Low Temperature Physics: 39, 189 (2013); https://doi.org/10.1063/1.4795171 (10 pages)
Физика Низких Температур: Том 39, Выпуск 3 (Март 2013), c. 249-260    ( к оглавлению , назад )

New directions in point-contact spectroscopy based on scanning tunneling microscopy techniques (Review Article)

E. Tartaglini1, T.G.A. Verhagen1, F. Galli1, M.L. Trouwborst1, R. Müller2, T. Shiota3, J. Aarts1, and J.M. van Ruitenbeek1

1Kamerlingh Onnes Laboratorium, Universiteit Leiden, PO Box 9504, 2300 RA Leiden, The Netherlands
E-mail: aarts@physics.leidenuniv.nl

2University of Konstanz, FB Physik, 10 Universitätstrasse, D-78457 Konstanz, Germany

3Department of Metallurgy and Ceramics Science, Graduate School of Science and Engineering, Tokyo Institute of Technology, 2-12-1-S7-14, Ookayama, Meguro-ku, Tokyo 152-8552, Japan

Received November 5, 2012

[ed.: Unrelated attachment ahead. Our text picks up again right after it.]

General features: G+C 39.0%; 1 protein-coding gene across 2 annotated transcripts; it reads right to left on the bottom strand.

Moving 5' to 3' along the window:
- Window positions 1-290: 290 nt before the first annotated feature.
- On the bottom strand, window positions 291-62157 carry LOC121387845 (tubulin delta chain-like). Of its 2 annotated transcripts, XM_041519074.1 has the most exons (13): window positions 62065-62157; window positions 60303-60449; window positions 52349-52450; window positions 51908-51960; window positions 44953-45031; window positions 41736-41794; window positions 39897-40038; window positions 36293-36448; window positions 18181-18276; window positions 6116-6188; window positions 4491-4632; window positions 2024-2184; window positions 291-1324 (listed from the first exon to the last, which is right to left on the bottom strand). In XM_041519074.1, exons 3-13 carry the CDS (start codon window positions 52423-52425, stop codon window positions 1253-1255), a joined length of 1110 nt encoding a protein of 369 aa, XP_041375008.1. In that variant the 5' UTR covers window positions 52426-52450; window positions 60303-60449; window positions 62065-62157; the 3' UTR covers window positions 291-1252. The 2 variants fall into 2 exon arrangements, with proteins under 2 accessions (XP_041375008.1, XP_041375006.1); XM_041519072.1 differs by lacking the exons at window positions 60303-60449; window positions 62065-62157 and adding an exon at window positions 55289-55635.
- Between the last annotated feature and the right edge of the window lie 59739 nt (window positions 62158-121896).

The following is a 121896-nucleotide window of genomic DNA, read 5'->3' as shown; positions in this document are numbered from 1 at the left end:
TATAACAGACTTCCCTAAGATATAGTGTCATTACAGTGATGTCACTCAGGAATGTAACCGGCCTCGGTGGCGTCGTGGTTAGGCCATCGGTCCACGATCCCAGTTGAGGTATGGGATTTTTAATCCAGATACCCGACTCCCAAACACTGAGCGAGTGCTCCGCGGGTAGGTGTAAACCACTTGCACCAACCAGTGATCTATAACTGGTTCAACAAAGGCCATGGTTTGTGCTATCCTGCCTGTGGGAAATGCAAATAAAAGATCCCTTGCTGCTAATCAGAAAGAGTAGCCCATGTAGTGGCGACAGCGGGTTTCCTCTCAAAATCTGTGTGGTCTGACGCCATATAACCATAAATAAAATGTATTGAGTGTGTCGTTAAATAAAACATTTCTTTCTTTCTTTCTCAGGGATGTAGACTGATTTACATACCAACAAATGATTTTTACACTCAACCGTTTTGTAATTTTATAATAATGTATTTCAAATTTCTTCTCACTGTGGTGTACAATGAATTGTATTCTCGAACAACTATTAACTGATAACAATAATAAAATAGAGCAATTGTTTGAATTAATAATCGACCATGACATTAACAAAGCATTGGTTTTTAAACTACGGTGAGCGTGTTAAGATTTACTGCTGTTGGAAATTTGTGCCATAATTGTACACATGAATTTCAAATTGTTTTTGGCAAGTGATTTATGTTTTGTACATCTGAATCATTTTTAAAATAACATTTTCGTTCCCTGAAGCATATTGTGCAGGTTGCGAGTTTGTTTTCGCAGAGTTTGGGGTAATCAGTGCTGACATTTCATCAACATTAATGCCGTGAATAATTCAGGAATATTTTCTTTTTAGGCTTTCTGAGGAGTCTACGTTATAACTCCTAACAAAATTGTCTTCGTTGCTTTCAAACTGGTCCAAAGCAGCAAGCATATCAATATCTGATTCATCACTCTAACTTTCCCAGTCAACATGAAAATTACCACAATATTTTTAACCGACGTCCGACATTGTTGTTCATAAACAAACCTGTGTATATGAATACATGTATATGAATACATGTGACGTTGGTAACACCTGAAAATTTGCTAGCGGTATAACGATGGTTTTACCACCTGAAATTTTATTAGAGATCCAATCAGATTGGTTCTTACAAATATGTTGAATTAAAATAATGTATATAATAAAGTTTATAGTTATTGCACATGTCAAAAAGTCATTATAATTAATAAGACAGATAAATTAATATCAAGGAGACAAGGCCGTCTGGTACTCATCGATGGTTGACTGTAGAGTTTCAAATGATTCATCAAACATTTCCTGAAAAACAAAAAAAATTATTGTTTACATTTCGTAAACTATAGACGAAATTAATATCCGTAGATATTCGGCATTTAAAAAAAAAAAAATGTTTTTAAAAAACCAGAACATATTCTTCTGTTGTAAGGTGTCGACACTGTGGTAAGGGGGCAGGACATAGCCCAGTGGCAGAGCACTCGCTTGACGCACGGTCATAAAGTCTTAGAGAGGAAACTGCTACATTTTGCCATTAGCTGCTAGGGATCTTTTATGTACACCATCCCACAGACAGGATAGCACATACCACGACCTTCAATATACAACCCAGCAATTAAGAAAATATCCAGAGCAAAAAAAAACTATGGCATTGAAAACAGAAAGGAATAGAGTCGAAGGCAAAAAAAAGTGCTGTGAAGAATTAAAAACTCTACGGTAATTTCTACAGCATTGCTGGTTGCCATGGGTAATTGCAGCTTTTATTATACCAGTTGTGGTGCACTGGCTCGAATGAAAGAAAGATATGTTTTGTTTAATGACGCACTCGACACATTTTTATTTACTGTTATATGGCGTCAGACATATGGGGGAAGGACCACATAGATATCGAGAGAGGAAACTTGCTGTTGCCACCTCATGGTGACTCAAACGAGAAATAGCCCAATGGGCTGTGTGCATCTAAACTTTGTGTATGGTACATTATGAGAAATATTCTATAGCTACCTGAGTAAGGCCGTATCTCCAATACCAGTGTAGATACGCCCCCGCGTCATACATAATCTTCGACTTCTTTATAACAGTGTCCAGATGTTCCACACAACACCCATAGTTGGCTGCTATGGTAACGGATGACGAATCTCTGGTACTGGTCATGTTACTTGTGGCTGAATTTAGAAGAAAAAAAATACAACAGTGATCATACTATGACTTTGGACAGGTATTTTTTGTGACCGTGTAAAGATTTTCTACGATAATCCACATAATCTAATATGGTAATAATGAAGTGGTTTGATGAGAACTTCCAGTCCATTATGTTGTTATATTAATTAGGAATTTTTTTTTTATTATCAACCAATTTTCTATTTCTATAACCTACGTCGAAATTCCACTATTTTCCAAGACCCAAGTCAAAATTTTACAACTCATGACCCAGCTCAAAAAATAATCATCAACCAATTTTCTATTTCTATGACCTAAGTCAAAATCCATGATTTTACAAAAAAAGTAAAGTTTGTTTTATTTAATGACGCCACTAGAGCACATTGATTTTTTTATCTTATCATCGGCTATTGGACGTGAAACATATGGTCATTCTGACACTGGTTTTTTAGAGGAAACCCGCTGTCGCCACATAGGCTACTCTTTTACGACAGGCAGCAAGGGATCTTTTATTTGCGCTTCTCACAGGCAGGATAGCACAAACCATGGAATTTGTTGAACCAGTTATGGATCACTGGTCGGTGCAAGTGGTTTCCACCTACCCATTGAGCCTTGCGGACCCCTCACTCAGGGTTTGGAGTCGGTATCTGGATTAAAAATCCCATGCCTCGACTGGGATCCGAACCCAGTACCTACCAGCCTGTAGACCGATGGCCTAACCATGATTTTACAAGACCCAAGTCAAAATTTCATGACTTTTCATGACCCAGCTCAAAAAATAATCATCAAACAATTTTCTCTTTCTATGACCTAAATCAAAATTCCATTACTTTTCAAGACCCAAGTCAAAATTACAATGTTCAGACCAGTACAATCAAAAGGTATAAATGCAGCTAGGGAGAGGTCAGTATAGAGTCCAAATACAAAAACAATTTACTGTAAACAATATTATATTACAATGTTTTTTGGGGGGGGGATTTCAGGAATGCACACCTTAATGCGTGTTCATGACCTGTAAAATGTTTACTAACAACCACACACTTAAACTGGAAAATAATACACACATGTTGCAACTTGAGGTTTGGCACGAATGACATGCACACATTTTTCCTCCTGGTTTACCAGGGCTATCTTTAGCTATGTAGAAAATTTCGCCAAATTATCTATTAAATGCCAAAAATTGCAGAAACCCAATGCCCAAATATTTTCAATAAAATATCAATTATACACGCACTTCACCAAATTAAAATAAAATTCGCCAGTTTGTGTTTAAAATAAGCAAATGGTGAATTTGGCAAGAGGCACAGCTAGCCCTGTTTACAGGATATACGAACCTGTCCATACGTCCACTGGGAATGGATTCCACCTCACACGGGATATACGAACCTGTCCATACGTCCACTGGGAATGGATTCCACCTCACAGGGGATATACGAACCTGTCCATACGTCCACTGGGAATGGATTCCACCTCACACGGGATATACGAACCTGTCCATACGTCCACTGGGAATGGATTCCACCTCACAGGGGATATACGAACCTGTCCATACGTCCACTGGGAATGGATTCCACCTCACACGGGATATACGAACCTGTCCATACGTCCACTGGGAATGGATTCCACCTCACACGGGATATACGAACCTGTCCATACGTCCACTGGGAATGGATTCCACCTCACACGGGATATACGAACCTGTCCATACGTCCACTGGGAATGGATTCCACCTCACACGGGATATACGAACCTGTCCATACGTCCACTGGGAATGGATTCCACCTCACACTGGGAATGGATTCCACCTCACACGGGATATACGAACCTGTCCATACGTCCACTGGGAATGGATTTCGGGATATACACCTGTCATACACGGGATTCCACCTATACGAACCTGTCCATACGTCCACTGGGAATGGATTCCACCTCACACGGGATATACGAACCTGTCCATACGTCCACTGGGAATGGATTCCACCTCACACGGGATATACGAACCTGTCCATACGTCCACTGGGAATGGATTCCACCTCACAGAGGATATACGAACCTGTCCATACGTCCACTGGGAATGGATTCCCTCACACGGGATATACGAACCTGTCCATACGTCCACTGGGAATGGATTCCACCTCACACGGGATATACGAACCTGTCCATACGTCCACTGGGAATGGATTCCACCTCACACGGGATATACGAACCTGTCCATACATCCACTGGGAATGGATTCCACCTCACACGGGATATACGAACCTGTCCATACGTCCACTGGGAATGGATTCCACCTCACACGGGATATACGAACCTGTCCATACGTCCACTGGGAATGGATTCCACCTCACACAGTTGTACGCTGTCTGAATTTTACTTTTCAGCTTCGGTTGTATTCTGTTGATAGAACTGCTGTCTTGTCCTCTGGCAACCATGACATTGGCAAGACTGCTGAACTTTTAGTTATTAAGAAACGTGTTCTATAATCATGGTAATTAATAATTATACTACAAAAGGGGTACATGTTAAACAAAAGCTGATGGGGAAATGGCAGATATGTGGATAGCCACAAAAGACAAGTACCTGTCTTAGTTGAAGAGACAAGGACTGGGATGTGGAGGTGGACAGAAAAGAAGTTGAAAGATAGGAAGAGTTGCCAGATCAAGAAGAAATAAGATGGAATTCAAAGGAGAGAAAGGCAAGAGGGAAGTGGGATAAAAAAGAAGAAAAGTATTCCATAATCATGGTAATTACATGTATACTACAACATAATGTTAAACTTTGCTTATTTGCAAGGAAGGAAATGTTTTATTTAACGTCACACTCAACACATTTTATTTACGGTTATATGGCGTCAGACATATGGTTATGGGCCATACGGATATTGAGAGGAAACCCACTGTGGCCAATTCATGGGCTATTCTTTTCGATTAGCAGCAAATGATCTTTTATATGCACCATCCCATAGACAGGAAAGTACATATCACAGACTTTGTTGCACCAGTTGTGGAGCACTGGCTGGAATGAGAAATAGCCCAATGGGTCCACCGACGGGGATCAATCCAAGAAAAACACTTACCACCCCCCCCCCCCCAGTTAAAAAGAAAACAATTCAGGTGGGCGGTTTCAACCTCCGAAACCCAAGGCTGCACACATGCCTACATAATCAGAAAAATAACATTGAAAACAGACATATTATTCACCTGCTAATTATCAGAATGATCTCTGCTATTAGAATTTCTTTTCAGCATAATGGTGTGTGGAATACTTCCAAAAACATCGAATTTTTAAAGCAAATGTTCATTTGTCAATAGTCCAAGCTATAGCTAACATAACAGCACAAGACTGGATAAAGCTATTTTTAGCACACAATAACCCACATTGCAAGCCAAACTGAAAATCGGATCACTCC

Igor Yanson showed 38 years ago for the first time a point-contact measurement where he probed the energy resolved spectroscopy of the electronic scattering inside the metal. Since this first measurement, the pointcontact spectroscopy (PCS) technique improved enormously. The application of the scanning probe microscopy (SPM) techniques in the late 1980s allowed achieving contacts with a diameter of a single atom. With the introduction of the mechanically controlled break junction technique, even spectroscopy on freely suspended chains of atoms could be performed. In this paper, we briefly review the current developments of PCS and show recent experiments in advanced scanning PCS based on SPM techniques. We describe some results obtained with both needle-anvil type of point contacts and scanning tunneling microscopy (STM). We also show our first attempt to lift up with a STM a chain of single gold atoms from a Au(110) surface.

PACS: 07.79.Fc Near-field scanning optical microscopes;
PACS: 87.80.Ek Mechanical and micromechanical techniques;
PACS: 37.10.De Atom cooling methods;
PACS: 37.10.Gh Atom traps and guides;
PACS: 73.23.Ad Ballistic transport.

Key words: scanning tunneling microscopes, single-molecule techniques, atom manipulation in atomic physics, ballistic transport.